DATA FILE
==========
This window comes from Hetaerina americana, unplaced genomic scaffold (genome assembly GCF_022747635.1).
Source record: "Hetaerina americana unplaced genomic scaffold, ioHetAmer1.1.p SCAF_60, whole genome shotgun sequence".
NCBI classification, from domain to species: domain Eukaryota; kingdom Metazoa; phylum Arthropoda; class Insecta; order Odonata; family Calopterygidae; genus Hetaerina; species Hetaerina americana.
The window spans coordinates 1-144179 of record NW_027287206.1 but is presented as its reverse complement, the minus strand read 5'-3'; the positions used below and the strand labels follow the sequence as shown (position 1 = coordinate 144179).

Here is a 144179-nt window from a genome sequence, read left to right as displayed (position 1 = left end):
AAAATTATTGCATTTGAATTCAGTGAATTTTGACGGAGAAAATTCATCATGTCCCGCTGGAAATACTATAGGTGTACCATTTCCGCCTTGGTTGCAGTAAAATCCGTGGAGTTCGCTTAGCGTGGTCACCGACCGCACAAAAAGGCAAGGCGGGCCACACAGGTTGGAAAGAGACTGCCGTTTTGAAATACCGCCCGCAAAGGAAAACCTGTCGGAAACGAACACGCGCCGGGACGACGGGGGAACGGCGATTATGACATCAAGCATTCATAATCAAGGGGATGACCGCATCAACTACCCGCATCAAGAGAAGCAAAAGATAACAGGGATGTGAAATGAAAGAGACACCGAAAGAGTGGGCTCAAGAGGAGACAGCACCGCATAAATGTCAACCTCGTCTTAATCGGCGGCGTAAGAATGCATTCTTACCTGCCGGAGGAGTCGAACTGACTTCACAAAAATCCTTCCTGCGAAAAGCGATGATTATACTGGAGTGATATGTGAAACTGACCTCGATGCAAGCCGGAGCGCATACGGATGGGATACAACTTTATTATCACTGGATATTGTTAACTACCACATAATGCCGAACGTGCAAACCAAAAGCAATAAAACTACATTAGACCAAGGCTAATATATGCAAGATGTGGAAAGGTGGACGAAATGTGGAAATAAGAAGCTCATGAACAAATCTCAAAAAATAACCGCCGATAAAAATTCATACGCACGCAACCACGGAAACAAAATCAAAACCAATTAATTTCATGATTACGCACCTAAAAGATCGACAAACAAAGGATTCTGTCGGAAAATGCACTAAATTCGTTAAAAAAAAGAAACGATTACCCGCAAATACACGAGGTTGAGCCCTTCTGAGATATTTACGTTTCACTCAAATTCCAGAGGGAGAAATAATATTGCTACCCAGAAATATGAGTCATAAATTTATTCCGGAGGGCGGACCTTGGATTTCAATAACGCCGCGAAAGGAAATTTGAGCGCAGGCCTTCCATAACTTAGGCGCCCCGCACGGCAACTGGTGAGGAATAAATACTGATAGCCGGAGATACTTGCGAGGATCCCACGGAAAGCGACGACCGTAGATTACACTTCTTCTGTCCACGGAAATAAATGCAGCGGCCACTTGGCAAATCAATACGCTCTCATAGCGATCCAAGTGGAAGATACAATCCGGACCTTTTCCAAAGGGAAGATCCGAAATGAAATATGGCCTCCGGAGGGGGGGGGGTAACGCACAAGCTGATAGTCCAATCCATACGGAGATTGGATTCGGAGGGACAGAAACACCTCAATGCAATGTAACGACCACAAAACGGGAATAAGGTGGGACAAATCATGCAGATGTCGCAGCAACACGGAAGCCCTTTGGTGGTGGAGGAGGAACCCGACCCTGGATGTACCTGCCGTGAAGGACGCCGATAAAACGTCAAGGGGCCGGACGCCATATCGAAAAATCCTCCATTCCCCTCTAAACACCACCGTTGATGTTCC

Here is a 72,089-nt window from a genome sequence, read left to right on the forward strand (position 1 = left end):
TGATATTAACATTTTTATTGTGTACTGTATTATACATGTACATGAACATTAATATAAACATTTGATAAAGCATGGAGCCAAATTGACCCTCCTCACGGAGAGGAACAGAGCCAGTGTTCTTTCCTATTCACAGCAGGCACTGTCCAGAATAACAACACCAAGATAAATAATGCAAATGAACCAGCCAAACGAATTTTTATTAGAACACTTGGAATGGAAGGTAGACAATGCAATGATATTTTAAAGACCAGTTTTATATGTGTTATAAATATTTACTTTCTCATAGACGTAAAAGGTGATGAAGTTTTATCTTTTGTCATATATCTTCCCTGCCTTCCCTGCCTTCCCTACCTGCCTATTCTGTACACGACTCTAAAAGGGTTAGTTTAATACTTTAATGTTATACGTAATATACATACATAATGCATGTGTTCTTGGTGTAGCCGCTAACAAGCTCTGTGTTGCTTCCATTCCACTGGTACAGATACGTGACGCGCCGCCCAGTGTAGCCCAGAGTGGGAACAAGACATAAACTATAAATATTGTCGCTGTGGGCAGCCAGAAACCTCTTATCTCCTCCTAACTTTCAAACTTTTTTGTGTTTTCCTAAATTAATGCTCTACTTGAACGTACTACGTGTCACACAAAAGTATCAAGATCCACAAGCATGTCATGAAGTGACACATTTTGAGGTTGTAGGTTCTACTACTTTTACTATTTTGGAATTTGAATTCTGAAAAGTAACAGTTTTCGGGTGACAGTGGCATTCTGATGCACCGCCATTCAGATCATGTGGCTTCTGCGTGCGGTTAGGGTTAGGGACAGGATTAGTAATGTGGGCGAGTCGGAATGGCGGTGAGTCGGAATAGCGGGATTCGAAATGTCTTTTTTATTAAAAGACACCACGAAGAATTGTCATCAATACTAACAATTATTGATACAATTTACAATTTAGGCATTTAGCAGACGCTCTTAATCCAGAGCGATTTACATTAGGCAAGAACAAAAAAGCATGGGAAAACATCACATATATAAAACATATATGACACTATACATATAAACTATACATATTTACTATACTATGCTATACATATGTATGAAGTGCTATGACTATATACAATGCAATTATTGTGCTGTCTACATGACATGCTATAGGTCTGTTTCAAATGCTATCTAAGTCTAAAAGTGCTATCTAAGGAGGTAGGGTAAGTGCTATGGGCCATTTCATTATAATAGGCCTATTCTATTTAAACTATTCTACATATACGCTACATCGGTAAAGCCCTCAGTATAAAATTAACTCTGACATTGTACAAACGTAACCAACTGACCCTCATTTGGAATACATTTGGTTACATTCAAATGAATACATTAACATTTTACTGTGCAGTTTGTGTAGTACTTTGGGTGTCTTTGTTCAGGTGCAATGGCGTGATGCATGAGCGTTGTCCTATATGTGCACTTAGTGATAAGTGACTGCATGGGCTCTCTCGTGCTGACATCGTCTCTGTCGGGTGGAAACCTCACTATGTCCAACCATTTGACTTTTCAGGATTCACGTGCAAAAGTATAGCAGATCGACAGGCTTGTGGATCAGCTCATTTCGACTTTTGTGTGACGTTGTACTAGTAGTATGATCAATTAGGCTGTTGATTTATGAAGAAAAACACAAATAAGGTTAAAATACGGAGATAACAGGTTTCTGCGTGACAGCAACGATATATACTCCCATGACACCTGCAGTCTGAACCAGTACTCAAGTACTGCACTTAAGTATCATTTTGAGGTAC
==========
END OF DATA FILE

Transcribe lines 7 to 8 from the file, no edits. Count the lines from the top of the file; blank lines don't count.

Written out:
Here is a 72,089-nt window from a genome sequence, read left to right on the forward strand (position 1 = left end):
TGATATTAACATTTTTATTGTGTACTGTATTATACATGTACATGAACATTAATATAAACATTTGATAAAGCATGGAGCCAAATTGACCCTCCTCACGGAGAGGAACAGAGCCAGTGTTCTTTCCTATTCACAGCAGGCACTGTCCAGAATAACAACACCAAGATAAATAATGCAAATGAACCAGCCAAACGAATTTTTATTAGAACACTTGGAATGGAAGGTAGACAATGCAATGATATTTTAAAGACCAGTTTTATATGTGTTATAAATATTTACTTTCTCATAGACGTAAAAGGTGATGAAGTTTTATCTTTTGTCATATATCTTCCCTGCCTTCCCTGCCTTCCCTACCTGCCTATTCTGTACACGACTCTAAAAGGGTTAGTTTAATACTTTAATGTTATACGTAATATACATACATAATGCATGTGTTCTTGGTGTAGCCGCTAACAAGCTCTGTGTTGCTTCCATTCCACTGGTACAGATACGTGACGCGCCGCCCAGTGTAGCCCAGAGTGGGAACAAGACATAAACTATAAATATTGTCGCTGTGGGCAGCCAGAAACCTCTTATCTCCTCCTAACTTTCAAACTTTTTTGTGTTTTCCTAAATTAATGCTCTACTTGAACGTACTACGTGTCACACAAAAGTATCAAGATCCACAAGCATGTCATGAAGTGACACATTTTGAGGTTGTAGGTTCTACTACTTTTACTATTTTGGAATTTGAATTCTGAAAAGTAACAGTTTTCGGGTGACAGTGGCATTCTGATGCACCGCCATTCAGATCATGTGGCTTCTGCGTGCGGTTAGGGTTAGGGACAGGATTAGTAATGTGGGCGAGTCGGAATGGCGGTGAGTCGGAATAGCGGGATTCGAAATGTCTTTTTTATTAAAAGACACCACGAAGAATTGTCATCAATACTAACAATTATTGATACAATTTACAATTTAGGCATTTAGCAGACGCTCTTAATCCAGAGCGATTTACATTAGGCAAGAACAAAAAAGCATGGGAAAACATCACATATATAAAACATATATGACACTATACATATAAACTATACATATTTACTATACTATGCTATACATATGTATGAAGTGCTATGACTATATACAATGCAATTATTGTGCTGTCTACATGACATGCTATAGGTCTGTTTCAAATGCTATCTAAGTCTAAAAGTGCTATCTAAGGAGGTAGGGTAAGTGCTATGGGCCATTTCATTATAATAGGCCTATTCTATTTAAACTATTCTACATATACGCTACATCGGTAAAGCCCTCAGTATAAAATTAACTCTGACATTGTACAAACGTAACCAACTGACCCTCATTTGGAATACATTTGGTTACATTCAAATGAATACATTAACATTTTACTGTGCAGTTTGTGTAGTACTTTGGGTGTCTTTGTTCAGGTGCAATGGCGTGATGCATGAGCGTTGTCCTATATGTGCACTTAGTGATAAGTGACTGCATGGGCTCTCTCGTGCTGACATCGTCTCTGTCGGGTGGAAACCTCACTATGTCCAACCATTTGACTTTTCAGGATTCACGTGCAAAAGTATAGCAGATCGACAGGCTTGTGGATCAGCTCATTTCGACTTTTGTGTGACGTTGTACTAGTAGTATGATCAATTAGGCTGTTGATTTATGAAGAAAAACACAAATAAGGTTAAAATACGGAGATAACAGGTTTCTGCGTGACAGCAACGATATATACTCCCATGACACCTGCAGTCTGAACCAGTACTCAAGTACTGCACTTAAGTATCATTTTGAGGTAC